Dennis Gatlin recently retired from the Colorado Public Employees Retirement Association and reflects on his long association with NPEA.
I’m reminded of Glen Campbell’s classic hit By the Time I Get To Phoenix because by the time you have read this, I’ll be retired, though not to Arizona.
Trips down memory lane are worth the mileage. As I look in the rear view mirror of my pension education career, the National Pension Education Association (along with its partner, InFRE) was the "on ramp" to the open road for these past 28 years. It has also been a training track for my team's knowledge and skills development.
So, what has NPEA meant to me, my team of educators and retirement system? And, how might you benefit from similar experiences?
Through 18 NPEA conferences attended, starting a generation ago at the 1989 St. Paul, MN conference, there are definite takeaways:
- Up-to-date public pension policy information.
- Access to the best thought leaders in the public pension industry, communications, and education.
- The ability to network with top public pension education leaders nationally.
- Comprehensive and comparative methods used in large and small public plans nationally.
- The honor of presenting at two of these conferences.
Public Pension Policy Information. NPEA conference agendas include the latest information and research about nationally trending pension policy issues. Conference agendas are known for speakers like pension lobbyist Thomas Lussier, pension attorney Robert Klausner, and Boston University Center for Retirement Research Director Alicia Munnell.
Thought Leaders. The array of communications, educational, and aging thought leaders has been stunning. In 2012, MIT AgeLab Director Joseph F Coughlin presented Retirement Education & Planning in Transition. He discussed the “AGNES” (Age Gain Now Empathy System) suit that simulates motor, visual, flexibility, dexterity and strength challenges of a person in their mid-70s. The session provided research-based insights into physical, intellectual, and socio-psychological impacts of the aging process.
Networking. The NPEA conference is a cornerstone venue for interaction with other public pension education leaders from across the country – all in a relaxed setting between sessions, during a meal, or in the hotel lounge. I had an amazing conversation with What Color Is Your Parachute? For Retirement author John Nelson, while riding a bus after the final conference dinner in Savannah, GA in 2006. Bonus point – I’ve netted countless lasting friendships from the NPEA conference.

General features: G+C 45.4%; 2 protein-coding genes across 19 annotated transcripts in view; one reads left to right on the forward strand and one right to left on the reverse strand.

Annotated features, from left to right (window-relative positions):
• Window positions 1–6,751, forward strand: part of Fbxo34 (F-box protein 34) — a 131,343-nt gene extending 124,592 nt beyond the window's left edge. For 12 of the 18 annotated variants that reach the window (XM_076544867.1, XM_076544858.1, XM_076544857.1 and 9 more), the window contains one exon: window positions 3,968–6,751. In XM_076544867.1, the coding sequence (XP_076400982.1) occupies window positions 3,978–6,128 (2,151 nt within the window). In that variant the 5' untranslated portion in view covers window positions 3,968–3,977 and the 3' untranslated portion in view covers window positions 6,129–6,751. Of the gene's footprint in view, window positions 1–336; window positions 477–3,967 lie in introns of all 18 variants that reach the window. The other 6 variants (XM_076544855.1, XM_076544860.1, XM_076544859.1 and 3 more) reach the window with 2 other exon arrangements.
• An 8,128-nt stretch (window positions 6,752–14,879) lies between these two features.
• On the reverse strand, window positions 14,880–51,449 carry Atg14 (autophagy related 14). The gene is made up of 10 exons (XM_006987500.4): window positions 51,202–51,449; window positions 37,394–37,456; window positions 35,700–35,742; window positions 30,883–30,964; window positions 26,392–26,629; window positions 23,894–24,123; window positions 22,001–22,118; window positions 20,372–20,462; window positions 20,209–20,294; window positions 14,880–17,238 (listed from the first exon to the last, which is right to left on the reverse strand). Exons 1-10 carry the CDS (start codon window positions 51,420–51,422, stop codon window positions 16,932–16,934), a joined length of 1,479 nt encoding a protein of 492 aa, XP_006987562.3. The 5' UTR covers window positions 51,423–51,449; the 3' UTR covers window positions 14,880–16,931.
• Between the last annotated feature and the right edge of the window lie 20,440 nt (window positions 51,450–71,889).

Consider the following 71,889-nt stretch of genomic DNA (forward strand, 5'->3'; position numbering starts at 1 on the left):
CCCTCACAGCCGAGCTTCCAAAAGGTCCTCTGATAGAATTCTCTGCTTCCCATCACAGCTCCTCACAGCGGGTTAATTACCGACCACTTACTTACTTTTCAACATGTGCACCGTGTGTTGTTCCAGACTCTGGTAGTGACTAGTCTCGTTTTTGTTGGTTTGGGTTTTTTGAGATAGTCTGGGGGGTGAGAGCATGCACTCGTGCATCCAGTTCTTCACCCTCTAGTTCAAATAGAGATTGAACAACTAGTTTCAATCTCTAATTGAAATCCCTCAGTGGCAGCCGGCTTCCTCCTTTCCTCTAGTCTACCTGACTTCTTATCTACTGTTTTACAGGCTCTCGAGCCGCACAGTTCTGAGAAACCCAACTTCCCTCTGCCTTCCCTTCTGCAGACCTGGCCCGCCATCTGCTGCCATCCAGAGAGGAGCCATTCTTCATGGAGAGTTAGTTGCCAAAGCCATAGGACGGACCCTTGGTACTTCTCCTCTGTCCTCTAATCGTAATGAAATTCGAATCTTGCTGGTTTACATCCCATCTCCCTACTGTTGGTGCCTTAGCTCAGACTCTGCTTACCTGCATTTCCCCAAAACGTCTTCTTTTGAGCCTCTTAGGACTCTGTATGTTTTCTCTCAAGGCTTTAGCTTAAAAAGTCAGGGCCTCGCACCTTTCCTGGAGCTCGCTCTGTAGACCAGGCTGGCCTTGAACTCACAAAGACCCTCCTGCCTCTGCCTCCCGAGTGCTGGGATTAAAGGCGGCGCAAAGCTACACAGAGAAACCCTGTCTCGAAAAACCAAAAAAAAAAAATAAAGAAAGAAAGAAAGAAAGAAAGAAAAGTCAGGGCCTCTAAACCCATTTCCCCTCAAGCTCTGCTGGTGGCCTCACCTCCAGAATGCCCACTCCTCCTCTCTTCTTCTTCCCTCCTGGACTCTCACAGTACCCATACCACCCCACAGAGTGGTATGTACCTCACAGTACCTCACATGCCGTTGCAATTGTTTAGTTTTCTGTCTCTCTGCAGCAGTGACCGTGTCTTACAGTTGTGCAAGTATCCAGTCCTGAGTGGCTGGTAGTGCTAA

Showcase Comprehensive and Comparative Methods. The NPEA conference distributes its System Roll Call booklet highlighting systems’ new programs, initiatives, strategies, and legislative changes. The booklet is a very handy reference resource back home – a system may have already solved the problem I face.
Presenting At The Conference. NPEA looks to its conference attendees to present breakout sessions at future conferences. During a break at the 2007 Santa Fe conference, I proposed an idea to another attendee, and two years later I presented a breakout session in St. Petersburg Beach, titled Clinically Speaking: What We Can Learn From The Counseling Field?
Simply, the annual National Pension Education Association conference is a “must attend” professional development investment that no system should pass up. Retirement system educators will be enriched with knowledge and friendships well beyond a simple conference experience.
Stepping into retirement is not a “rear view mirror” experience. It’s a new “green light” on life’s highway that allows each of us as retirement educators to continue the drive to new successes. In my retirement preparation I tried to be a good student of my own teaching. And, I have the National Pension Education Association to thank for so much.
Contact Dennis Gatlin at [email protected] or 970.682.0742.